My dissertation examines the scientific, political and cultural lives of “friendly bacteria” living in the human body. These “good germs” are the starting point for a line of developments in biomedicine that have been neglected by historians but which has become scientifically productive. I will argue that there was an ecological turn in microbiology sparked by the elimination of body microbes precipitated by antibiotics that reshaped scientific understandings of the microbe’s relationship to human health and disease. This led to a reframing of the human body as an ecosystem by an enterprising community of microbiologists, concerned environmental activists and hippies, discipline-building clinicians, and safety-conscious government regulators over the course of several decades. My approach will be to follow microbes through lay and expert communities of practice to tell a new story about their scientific and cultural valence which connects laboratory, field work, agriculture, industry and popular culture in unexpected ways.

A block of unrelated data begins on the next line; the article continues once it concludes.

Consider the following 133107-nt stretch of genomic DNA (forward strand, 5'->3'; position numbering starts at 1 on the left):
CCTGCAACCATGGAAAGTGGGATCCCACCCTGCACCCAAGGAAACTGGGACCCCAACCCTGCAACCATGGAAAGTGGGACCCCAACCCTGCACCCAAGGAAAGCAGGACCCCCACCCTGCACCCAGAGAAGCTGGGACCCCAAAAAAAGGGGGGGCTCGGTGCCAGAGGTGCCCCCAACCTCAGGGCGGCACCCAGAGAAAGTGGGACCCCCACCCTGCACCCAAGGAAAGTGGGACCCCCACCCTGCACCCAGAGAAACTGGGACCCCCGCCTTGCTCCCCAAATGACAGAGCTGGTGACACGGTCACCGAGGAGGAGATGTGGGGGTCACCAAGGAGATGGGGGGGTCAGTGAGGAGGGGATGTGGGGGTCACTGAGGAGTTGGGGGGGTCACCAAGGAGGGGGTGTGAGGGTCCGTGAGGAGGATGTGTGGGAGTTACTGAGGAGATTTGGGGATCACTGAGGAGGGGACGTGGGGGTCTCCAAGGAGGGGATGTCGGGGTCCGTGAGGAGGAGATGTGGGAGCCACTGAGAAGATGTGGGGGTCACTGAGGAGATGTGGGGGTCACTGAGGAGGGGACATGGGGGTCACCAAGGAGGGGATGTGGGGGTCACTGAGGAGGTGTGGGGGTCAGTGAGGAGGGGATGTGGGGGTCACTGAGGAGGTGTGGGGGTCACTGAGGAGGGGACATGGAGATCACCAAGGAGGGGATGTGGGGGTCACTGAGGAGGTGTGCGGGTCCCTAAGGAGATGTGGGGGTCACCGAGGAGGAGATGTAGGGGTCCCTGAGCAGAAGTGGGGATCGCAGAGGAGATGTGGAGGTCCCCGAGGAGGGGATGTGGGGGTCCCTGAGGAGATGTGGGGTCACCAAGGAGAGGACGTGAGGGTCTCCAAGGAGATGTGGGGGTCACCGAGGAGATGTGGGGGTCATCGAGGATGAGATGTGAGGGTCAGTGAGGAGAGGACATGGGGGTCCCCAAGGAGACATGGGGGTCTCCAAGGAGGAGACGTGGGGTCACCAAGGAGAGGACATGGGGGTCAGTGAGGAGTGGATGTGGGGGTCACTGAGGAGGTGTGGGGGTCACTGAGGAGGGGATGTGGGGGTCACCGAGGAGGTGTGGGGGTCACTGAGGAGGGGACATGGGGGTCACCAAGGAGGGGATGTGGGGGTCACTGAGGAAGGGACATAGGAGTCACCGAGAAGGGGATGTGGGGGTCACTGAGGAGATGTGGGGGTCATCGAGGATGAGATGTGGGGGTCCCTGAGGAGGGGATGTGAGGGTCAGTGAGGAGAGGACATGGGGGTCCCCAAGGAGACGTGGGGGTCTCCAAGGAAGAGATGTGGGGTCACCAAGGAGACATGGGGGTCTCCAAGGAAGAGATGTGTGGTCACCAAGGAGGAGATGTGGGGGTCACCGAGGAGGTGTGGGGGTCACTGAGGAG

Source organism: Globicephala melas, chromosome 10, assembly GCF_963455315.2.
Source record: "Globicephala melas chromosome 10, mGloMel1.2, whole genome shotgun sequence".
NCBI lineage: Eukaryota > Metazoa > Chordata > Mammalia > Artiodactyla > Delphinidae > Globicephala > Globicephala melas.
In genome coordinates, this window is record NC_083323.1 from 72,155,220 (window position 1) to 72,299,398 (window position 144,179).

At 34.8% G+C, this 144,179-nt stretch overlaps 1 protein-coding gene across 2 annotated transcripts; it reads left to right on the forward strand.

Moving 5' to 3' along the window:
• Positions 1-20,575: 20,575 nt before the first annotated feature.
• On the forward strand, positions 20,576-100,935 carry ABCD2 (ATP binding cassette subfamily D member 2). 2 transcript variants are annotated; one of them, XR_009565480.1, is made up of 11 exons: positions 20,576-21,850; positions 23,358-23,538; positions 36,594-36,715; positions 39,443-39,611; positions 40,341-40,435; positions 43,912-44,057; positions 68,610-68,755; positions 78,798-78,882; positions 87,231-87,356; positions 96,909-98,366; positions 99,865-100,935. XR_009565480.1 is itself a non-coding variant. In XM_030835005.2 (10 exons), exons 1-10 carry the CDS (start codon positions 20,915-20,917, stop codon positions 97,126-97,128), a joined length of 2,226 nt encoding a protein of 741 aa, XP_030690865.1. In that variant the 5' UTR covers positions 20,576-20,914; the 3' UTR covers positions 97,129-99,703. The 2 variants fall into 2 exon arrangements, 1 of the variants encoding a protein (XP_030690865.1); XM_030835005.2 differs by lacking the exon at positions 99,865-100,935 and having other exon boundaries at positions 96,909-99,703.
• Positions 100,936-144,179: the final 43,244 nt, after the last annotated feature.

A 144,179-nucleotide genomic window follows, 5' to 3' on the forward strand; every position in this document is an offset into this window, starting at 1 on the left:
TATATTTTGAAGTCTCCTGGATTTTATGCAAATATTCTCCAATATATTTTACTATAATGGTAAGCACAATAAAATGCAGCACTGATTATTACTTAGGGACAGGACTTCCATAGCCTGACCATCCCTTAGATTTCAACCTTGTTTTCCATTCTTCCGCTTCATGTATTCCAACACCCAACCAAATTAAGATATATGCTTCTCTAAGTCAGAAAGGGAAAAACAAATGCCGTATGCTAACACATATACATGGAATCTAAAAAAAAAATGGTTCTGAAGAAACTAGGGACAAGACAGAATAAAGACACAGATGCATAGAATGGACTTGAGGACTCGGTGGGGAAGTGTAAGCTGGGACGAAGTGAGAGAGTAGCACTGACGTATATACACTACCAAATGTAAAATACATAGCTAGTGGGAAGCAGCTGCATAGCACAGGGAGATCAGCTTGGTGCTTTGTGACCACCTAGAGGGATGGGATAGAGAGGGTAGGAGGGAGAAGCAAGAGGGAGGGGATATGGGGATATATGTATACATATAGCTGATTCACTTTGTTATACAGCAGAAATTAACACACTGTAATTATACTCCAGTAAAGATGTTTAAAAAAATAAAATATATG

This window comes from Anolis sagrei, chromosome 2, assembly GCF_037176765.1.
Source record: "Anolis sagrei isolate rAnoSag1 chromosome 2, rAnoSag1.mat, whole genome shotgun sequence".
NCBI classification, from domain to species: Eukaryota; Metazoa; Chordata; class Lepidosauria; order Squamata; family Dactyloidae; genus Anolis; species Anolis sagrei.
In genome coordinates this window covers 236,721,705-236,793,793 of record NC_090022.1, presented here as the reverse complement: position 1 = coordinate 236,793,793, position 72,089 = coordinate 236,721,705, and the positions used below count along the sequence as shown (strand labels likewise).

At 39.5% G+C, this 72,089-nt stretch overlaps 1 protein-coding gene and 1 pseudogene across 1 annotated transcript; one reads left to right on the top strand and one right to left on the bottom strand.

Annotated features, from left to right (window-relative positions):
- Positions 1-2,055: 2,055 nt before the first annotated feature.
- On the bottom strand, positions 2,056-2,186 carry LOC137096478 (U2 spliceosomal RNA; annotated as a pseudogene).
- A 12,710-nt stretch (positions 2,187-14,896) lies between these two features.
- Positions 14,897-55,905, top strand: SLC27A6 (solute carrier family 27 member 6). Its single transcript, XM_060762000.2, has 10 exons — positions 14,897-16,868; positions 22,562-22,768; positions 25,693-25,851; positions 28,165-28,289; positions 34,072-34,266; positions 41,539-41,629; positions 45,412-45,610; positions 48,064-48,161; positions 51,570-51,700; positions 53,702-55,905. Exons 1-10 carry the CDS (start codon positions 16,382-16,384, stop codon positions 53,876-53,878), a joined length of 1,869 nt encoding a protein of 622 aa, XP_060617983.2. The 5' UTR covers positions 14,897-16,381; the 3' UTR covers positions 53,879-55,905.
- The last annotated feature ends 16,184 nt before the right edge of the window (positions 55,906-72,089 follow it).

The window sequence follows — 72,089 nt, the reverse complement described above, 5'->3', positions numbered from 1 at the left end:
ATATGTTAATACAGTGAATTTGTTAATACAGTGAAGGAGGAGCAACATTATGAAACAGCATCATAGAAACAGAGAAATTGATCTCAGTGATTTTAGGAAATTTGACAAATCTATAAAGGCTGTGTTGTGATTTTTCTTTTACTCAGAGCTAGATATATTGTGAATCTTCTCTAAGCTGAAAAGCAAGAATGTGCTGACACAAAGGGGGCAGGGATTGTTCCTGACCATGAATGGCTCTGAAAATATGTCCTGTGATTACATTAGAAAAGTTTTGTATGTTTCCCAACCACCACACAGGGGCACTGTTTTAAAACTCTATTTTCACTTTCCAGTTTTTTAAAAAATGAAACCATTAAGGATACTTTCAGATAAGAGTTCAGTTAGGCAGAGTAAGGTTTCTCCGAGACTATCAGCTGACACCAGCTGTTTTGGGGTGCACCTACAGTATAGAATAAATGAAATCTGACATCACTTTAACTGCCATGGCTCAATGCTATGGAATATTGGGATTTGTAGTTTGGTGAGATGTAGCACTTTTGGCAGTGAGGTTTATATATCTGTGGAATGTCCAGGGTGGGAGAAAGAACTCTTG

University of Oxford
Medical Relief, Inc.: United China Relief and the Development of American Medical Activism